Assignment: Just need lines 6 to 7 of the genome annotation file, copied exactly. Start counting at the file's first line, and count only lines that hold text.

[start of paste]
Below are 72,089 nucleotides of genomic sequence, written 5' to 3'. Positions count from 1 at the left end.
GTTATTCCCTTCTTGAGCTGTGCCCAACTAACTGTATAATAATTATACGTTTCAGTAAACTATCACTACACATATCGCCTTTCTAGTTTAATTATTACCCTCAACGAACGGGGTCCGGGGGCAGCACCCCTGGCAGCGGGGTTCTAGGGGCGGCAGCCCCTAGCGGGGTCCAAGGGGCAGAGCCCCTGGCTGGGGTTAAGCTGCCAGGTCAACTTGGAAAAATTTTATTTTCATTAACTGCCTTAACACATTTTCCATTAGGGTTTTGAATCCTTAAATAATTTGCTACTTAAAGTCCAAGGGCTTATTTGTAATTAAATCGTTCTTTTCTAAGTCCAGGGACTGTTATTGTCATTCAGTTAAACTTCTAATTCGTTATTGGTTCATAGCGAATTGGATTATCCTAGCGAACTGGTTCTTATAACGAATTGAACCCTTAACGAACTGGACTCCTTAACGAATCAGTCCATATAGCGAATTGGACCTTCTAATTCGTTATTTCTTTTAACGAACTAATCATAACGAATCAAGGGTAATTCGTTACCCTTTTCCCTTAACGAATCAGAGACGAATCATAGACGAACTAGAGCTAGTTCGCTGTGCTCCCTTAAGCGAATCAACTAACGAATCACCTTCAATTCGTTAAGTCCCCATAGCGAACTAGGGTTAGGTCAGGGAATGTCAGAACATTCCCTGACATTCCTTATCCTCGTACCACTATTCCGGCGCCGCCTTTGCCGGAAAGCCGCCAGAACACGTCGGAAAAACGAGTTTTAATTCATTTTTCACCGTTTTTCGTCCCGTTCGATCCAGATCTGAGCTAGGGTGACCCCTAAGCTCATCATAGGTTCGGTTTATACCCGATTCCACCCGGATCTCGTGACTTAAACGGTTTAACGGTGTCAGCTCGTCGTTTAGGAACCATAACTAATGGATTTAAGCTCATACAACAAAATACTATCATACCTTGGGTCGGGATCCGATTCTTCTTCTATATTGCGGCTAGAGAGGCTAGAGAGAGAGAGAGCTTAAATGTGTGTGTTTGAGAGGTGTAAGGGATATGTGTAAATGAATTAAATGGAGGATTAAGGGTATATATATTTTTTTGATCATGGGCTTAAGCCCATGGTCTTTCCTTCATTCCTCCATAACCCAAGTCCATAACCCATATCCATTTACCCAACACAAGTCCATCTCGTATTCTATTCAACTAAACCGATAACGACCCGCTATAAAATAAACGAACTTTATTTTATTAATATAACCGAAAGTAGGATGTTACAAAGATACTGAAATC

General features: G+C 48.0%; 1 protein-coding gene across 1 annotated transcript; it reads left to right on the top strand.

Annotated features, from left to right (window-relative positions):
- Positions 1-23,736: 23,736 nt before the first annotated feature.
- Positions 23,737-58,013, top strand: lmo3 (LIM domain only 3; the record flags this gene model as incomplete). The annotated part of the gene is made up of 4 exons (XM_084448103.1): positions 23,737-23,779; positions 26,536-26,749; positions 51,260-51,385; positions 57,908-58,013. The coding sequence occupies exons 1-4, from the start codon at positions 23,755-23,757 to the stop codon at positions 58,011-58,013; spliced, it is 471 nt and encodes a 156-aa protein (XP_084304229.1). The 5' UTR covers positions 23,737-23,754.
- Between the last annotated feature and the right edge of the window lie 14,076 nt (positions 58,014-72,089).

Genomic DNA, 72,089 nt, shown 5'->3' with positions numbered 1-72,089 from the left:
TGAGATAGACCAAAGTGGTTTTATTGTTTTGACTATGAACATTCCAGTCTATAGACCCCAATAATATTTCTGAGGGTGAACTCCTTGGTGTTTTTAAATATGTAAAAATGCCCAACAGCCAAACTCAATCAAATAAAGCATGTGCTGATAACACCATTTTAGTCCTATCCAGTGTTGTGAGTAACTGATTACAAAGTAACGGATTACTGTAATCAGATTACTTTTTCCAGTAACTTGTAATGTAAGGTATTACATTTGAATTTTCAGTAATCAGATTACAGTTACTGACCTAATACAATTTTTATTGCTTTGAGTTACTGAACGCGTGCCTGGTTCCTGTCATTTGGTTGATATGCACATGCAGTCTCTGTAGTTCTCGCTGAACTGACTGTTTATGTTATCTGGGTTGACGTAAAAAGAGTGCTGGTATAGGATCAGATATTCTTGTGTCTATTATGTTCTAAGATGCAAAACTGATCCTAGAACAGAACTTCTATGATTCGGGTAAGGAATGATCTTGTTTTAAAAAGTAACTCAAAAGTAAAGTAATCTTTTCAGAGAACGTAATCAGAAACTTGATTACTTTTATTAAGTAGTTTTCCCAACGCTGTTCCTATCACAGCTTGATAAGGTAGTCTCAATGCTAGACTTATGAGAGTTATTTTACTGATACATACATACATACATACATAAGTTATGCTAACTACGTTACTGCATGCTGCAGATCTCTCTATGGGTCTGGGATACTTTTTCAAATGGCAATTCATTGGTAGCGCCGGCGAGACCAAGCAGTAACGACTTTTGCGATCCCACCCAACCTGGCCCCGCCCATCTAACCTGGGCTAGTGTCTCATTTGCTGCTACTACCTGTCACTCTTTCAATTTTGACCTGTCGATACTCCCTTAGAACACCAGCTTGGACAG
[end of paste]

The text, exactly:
- Positions 23,737-58,013, top strand: lmo3 (LIM domain only 3; the record flags this gene model as incomplete). The annotated part of the gene is made up of 4 exons (XM_084448103.1): positions 23,737-23,779; positions 26,536-26,749; positions 51,260-51,385; positions 57,908-58,013. The coding sequence occupies exons 1-4, from the start codon at positions 23,755-23,757 to the stop codon at positions 58,011-58,013; spliced, it is 471 nt and encodes a 156-aa protein (XP_084304229.1). The 5' UTR covers positions 23,737-23,754.
- Between the last annotated feature and the right edge of the window lie 14,076 nt (positions 58,014-72,089).